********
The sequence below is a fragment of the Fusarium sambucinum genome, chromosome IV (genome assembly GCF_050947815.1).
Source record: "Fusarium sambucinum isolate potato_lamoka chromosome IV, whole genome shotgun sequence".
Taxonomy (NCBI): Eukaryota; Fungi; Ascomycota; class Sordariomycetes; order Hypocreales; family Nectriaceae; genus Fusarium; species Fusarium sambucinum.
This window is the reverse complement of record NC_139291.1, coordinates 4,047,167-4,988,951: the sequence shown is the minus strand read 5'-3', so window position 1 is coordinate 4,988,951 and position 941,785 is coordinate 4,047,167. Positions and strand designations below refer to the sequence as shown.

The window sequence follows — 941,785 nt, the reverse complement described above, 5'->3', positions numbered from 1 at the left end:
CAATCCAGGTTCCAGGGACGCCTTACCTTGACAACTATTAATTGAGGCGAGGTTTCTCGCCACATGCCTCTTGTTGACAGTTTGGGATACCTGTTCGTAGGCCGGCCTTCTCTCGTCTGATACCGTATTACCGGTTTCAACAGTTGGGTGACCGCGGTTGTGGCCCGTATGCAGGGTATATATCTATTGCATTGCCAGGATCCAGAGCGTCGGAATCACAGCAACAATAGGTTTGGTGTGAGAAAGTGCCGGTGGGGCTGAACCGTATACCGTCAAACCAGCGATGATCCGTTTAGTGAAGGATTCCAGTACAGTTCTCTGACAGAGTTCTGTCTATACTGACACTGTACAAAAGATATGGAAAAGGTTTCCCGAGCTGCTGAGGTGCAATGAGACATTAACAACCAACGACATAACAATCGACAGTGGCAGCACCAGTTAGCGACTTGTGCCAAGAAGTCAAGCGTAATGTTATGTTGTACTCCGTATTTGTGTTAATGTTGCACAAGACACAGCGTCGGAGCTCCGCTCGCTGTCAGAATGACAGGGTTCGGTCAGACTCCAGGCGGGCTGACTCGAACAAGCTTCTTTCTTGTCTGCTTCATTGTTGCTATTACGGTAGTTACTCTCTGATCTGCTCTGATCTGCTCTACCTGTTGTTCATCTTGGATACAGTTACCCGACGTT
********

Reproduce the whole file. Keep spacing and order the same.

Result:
The sequence below is a fragment of the Fusarium sambucinum genome, chromosome IV (genome assembly GCF_050947815.1).
Source record: "Fusarium sambucinum isolate potato_lamoka chromosome IV, whole genome shotgun sequence".
Taxonomy (NCBI): Eukaryota; Fungi; Ascomycota; class Sordariomycetes; order Hypocreales; family Nectriaceae; genus Fusarium; species Fusarium sambucinum.
This window is the reverse complement of record NC_139291.1, coordinates 4,047,167-4,988,951: the sequence shown is the minus strand read 5'-3', so window position 1 is coordinate 4,988,951 and position 941,785 is coordinate 4,047,167. Positions and strand designations below refer to the sequence as shown.

The window sequence follows — 941,785 nt, the reverse complement described above, 5'->3', positions numbered from 1 at the left end:
CAATCCAGGTTCCAGGGACGCCTTACCTTGACAACTATTAATTGAGGCGAGGTTTCTCGCCACATGCCTCTTGTTGACAGTTTGGGATACCTGTTCGTAGGCCGGCCTTCTCTCGTCTGATACCGTATTACCGGTTTCAACAGTTGGGTGACCGCGGTTGTGGCCCGTATGCAGGGTATATATCTATTGCATTGCCAGGATCCAGAGCGTCGGAATCACAGCAACAATAGGTTTGGTGTGAGAAAGTGCCGGTGGGGCTGAACCGTATACCGTCAAACCAGCGATGATCCGTTTAGTGAAGGATTCCAGTACAGTTCTCTGACAGAGTTCTGTCTATACTGACACTGTACAAAAGATATGGAAAAGGTTTCCCGAGCTGCTGAGGTGCAATGAGACATTAACAACCAACGACATAACAATCGACAGTGGCAGCACCAGTTAGCGACTTGTGCCAAGAAGTCAAGCGTAATGTTATGTTGTACTCCGTATTTGTGTTAATGTTGCACAAGACACAGCGTCGGAGCTCCGCTCGCTGTCAGAATGACAGGGTTCGGTCAGACTCCAGGCGGGCTGACTCGAACAAGCTTCTTTCTTGTCTGCTTCATTGTTGCTATTACGGTAGTTACTCTCTGATCTGCTCTGATCTGCTCTACCTGTTGTTCATCTTGGATACAGTTACCCGACGTT